By Wanda Whitehead
Parenting can be considered the hardest job on the planet. How do we do it so that our children can become the successful, independent, responsible adults we so want them to become?
According to Madeline Levine, author of Teach Your Children Well: Parenting for Authentic Success, “The happiest, most successful children have parents who do not do for them what they are capable of doing, or almost capable of doing: and their parents do not do things for them that satisfy their own needs rather than the needs of the child.” Doesn’t this sound like something we have read or quoted many times from Maria Montessori’s writings?
In sync with the decade of studies done on parental involvement, “Diana Baumrind, a clinical and developmental psychologist at the University of California, Berkeley has found that the optimal parent is one who is involved and responsive, who sets high expectations but respects the child’s autonomy.” They are a strong center on the pendulum between permissive and controlling.
Part of supporting our children’s development into independence is allowing them to learn how to make good decisions. They often acquire this skill by making poor decisions and figuring out, on their own, how to turn it around. We learn far more from our mistakes than we do from our successes.
“By allowing our children to get clear and accurate information—which may be learning the hard way that the stove is hot—about their interactions with their environment of people, tools, nature and ideas, we start them on the path of learning to decide independently how they will act.” This means that many times we need to let a child experience natural consequences instead of shielding them from the experience.
“With our young children we’ve removed many feedback loops for learning and, thus, to making decisions, good or bad. Preschool administrators comment on the growing number of three-year-olds who aren’t toilet trained. Comfortable diapers remove feedback to the child about their actions or lack of action. Plastic tip-proof covered cups prevent spills along with preventing feedback on the fine-motor control necessary to drink from a glass. A diet of finger foods prevents learning how to use a fork, knife, and spoon.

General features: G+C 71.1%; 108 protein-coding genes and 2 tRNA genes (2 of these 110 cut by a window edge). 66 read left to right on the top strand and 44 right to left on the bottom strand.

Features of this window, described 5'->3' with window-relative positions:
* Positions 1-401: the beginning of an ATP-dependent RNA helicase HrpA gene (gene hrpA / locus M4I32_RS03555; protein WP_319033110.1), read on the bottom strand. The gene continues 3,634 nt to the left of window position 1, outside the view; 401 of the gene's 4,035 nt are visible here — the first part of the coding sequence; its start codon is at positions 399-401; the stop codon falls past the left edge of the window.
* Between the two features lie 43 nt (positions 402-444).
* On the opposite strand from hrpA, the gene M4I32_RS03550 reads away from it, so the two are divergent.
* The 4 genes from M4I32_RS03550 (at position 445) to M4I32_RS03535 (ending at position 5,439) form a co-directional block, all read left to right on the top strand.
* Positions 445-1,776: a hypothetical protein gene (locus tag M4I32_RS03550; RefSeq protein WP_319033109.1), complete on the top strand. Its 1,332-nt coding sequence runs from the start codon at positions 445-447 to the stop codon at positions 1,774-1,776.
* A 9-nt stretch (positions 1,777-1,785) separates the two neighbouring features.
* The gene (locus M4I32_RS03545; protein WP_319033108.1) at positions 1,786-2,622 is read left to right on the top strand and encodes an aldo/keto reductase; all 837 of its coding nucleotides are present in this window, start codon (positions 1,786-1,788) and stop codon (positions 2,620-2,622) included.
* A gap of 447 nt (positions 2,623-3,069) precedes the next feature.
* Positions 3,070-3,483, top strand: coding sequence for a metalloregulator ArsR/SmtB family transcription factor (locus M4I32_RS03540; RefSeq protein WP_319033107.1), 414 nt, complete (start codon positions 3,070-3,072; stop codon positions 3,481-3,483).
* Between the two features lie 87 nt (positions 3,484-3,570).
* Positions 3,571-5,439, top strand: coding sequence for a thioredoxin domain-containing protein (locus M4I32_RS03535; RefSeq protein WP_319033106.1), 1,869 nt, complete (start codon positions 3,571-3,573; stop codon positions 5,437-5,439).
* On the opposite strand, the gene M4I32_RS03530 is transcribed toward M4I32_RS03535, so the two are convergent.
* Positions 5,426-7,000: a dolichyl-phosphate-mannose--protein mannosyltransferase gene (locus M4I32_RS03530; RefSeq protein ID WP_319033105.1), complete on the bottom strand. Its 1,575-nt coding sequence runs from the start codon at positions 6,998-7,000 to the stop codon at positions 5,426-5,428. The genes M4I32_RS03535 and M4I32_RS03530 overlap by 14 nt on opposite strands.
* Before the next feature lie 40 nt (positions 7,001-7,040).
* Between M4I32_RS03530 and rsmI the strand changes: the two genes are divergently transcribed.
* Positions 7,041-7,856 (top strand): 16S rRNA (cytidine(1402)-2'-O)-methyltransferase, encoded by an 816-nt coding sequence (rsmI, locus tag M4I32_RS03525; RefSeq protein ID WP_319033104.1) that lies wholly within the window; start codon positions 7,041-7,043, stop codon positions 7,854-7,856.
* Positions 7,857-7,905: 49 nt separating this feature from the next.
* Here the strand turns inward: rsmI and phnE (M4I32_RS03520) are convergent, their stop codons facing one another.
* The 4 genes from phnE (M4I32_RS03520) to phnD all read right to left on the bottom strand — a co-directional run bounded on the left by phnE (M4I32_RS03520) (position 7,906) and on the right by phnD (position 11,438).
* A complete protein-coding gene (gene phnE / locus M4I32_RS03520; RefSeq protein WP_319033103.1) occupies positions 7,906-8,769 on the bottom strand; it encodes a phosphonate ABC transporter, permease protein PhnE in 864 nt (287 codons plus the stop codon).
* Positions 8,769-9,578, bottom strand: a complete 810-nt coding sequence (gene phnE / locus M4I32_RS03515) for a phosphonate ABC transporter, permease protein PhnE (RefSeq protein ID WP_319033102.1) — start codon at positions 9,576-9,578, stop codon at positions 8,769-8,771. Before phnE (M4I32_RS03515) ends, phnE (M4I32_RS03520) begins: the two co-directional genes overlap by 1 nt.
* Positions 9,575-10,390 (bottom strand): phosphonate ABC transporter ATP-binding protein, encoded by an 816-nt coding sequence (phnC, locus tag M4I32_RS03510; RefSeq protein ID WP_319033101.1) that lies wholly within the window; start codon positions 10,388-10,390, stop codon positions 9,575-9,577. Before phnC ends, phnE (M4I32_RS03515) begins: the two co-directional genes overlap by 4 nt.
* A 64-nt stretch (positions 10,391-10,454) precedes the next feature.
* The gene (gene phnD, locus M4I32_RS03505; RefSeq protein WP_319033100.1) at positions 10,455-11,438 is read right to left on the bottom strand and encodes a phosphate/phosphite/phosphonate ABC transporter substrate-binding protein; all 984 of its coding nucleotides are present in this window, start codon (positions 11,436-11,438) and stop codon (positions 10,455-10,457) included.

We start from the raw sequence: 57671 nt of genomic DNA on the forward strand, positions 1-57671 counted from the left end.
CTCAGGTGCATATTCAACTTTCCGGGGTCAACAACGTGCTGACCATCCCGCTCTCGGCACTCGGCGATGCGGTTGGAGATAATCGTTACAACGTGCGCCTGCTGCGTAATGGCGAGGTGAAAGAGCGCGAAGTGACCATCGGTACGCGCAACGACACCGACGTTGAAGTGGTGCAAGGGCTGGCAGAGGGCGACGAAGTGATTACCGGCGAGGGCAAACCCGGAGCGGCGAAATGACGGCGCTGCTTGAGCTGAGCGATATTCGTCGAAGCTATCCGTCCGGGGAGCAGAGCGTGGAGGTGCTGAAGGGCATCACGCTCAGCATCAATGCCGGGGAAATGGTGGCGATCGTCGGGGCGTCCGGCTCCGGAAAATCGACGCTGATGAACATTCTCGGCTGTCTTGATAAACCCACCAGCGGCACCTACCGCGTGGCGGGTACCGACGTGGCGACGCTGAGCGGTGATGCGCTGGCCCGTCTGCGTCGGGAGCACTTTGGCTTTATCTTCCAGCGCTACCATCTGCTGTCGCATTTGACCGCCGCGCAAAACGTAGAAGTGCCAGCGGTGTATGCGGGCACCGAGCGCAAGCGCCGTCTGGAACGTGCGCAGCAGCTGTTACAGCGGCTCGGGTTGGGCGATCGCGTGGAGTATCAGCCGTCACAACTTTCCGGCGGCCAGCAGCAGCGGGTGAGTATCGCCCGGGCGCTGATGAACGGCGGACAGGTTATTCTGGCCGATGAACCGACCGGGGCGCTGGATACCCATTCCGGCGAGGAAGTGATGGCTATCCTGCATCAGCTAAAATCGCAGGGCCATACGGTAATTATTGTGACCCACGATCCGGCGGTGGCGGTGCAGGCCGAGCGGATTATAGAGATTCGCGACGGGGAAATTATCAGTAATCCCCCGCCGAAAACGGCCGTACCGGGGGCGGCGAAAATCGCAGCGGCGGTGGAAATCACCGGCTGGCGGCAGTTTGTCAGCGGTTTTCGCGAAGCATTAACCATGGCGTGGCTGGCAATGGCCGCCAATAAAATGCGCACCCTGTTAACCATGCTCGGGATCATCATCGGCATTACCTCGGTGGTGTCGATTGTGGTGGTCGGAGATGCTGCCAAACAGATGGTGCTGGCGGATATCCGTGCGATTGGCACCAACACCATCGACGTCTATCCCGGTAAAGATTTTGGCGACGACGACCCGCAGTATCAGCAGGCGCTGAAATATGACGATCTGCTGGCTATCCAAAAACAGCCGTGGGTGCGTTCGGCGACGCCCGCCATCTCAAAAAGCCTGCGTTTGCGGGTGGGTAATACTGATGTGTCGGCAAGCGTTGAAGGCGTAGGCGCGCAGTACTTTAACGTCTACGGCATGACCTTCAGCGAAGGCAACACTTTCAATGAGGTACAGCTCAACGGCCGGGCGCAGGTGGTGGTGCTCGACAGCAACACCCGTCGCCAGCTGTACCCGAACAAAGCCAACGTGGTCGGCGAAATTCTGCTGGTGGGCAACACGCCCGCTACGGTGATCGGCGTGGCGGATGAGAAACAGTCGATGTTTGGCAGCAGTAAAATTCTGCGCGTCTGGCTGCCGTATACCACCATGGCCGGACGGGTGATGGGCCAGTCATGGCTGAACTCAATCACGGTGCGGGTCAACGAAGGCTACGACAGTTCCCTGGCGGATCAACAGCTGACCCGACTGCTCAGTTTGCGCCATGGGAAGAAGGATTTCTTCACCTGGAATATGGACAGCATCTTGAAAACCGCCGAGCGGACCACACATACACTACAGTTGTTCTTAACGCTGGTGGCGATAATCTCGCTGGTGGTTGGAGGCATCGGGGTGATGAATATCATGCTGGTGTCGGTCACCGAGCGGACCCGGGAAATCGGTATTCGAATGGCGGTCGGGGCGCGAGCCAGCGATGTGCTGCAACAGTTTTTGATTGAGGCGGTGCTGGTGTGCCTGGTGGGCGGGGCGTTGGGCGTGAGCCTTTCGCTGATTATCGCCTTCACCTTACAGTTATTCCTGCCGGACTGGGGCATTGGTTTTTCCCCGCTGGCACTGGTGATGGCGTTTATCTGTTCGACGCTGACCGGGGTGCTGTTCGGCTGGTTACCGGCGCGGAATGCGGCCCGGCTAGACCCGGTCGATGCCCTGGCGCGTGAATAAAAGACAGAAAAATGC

Within the limits of safety, learning to make good choices begins with clear and accurate information about personal interactions within one’s environment.” AND it means as parents we need to let the child get that feedback even if it is uncomfortable or slightly painful.
I recently experienced a parent who “did not have the heart” to remove the binkie from her toddler’s mouth for good. The child’s language development nearly stopped. When, at age 2 ½ years, the parent finally removed it, language skills shot up. As parents, we need to allow feedback. Learning to make good decisions is based on having good information. Our Montessori classrooms are designed to give children clear, accurate and timely information. Parents can set up homes this way, too.